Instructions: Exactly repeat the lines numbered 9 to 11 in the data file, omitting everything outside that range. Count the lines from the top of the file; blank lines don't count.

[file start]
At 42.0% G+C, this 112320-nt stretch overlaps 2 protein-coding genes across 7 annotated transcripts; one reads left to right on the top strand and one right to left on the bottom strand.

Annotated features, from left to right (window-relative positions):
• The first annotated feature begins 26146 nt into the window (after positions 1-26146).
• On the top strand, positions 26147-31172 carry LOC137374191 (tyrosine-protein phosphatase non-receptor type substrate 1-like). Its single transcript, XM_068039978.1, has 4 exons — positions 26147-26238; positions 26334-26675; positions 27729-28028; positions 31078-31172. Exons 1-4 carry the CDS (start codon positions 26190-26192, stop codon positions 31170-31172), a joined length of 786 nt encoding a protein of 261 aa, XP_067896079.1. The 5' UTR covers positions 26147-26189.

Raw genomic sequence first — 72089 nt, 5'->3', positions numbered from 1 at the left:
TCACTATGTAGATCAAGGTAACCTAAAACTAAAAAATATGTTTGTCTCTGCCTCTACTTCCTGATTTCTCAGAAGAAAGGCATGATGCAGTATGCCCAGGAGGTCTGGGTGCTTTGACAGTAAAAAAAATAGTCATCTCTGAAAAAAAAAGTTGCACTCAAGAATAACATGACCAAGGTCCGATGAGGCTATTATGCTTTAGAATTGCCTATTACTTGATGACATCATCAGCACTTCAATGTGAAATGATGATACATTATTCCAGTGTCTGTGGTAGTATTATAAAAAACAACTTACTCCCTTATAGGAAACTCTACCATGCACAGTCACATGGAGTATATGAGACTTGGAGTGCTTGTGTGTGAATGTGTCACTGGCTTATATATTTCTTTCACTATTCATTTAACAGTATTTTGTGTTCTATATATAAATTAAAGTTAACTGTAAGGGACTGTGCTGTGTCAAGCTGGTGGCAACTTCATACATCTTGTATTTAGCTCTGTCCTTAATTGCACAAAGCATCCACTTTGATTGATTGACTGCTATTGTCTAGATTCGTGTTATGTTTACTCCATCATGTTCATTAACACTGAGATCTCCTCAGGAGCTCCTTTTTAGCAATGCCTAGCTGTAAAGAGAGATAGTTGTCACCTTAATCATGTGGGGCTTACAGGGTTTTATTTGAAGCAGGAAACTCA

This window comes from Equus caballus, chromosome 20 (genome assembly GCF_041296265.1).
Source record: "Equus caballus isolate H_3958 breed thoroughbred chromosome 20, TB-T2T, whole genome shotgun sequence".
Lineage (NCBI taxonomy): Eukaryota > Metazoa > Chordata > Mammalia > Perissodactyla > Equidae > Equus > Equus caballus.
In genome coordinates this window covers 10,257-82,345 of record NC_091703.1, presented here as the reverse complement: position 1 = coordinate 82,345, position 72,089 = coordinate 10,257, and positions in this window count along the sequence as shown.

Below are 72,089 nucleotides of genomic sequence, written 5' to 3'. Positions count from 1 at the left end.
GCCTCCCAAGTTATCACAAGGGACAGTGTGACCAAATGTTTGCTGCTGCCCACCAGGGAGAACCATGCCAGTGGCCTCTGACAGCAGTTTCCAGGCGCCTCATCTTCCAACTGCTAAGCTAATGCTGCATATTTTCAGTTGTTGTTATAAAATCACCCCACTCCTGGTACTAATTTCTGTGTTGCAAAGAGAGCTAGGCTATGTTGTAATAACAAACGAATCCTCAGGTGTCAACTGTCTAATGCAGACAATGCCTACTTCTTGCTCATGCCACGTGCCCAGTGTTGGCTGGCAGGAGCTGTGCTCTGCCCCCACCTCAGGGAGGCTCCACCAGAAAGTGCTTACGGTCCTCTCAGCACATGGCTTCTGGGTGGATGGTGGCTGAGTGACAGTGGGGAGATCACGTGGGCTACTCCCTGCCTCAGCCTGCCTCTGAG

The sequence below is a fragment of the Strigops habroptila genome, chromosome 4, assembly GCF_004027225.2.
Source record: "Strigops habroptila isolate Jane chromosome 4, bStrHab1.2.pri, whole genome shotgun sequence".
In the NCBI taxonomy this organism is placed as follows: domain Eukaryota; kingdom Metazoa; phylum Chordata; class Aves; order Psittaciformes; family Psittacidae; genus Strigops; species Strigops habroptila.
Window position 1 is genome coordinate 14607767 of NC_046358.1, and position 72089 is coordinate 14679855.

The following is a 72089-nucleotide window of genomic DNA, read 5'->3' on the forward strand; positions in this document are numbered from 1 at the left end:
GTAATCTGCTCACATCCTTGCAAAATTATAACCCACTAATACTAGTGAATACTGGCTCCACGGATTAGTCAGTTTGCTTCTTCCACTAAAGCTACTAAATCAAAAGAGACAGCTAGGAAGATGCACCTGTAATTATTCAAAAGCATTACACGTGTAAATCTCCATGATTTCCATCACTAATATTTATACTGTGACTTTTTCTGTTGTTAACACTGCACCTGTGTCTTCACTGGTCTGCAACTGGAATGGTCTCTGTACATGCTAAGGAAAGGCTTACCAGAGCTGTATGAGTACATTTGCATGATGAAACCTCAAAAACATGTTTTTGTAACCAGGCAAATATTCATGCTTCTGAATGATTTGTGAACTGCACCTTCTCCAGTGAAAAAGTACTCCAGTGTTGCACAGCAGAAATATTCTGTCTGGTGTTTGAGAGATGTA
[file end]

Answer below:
Lineage (NCBI taxonomy): Eukaryota > Metazoa > Chordata > Mammalia > Perissodactyla > Equidae > Equus > Equus caballus.
In genome coordinates this window covers 10,257-82,345 of record NC_091703.1, presented here as the reverse complement: position 1 = coordinate 82,345, position 72,089 = coordinate 10,257, and positions in this window count along the sequence as shown.

Below are 72,089 nucleotides of genomic sequence, written 5' to 3'. Positions count from 1 at the left end.